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Born February 20, 1916, in Honolulu, Hawaii, Jean Erdman studied dance from a very young age, learning Hula and tap dance as a child. While studying at Sarah Lawrence College, she met Martha Graham, and was a principle dancer in the Martha Graham Dance Company from 1938-1942. In 1948 she founded the Jean Erdman School of Dance, and the following period, from the 40s to the 60s, was an intensely productive period for her, filled with choreography, teaching, dancing, and touring the world. In 1962 she debuted her most celebrated work, The Coach With Six Insides, which won the 1962 Vernon-Rice and OBIE Awards and was revived twice. The success of this work allowed Erdman much greater creative freedom to pursue her artistic vision, and in 1972 she retired from teaching and opened the Theater of the Open Eye. As the theater's artistic direcor, she eventually presented over a hundred individual works of theater and dance. In 1987, with the passing of her husband Joseph Campbell, she returned to Hawaii where she resides to this day.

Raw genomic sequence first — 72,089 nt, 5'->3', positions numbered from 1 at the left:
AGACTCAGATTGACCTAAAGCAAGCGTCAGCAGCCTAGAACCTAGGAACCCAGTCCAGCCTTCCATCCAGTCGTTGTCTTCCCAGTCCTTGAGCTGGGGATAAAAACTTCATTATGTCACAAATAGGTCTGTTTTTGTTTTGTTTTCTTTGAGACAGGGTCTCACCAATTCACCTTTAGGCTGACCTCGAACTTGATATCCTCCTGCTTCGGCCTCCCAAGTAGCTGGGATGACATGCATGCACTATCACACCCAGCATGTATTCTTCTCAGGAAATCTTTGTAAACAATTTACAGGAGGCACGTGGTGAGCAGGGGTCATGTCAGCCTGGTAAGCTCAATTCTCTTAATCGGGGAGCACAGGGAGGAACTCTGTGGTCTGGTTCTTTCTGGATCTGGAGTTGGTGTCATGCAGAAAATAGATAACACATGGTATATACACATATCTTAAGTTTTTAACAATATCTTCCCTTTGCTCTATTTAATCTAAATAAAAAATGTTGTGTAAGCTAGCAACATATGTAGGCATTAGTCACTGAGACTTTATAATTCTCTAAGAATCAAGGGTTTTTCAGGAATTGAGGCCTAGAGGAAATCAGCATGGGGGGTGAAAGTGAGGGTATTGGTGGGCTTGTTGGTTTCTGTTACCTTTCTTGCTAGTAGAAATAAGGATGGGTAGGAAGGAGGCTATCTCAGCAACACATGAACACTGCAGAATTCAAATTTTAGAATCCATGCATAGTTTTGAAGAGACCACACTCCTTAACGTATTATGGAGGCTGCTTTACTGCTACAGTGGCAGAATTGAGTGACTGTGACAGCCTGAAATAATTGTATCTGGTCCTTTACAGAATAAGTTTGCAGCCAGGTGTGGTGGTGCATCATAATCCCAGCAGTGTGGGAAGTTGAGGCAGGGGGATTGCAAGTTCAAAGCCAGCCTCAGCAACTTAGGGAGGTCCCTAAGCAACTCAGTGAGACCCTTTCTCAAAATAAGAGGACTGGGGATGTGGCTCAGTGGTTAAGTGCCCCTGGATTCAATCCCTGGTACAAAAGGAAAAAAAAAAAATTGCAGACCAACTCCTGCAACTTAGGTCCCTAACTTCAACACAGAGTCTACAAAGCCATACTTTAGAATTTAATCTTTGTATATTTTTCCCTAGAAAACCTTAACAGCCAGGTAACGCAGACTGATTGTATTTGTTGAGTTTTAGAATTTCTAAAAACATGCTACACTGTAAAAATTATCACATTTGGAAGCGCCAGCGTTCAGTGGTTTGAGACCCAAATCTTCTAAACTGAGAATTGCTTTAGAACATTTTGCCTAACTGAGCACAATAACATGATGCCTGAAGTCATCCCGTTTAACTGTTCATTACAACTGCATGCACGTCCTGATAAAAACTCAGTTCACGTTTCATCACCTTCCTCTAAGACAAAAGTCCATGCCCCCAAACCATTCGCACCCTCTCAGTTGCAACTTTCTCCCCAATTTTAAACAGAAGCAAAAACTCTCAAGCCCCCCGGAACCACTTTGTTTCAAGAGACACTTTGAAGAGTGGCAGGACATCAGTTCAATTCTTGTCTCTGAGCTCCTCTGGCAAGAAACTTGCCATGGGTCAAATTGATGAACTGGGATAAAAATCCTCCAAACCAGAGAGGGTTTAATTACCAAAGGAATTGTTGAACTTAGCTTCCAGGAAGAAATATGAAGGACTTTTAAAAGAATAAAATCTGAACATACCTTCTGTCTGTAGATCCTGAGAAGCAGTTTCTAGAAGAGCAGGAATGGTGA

In 2006, Erdman authorized her longtime associate Nancy Allison to teach her repertory for the purpose of having the dances notated and to manage future performances. Staging of three of these works was a great success, and in 2008 Allison founded Jean Erdman Dance, which is active to this day.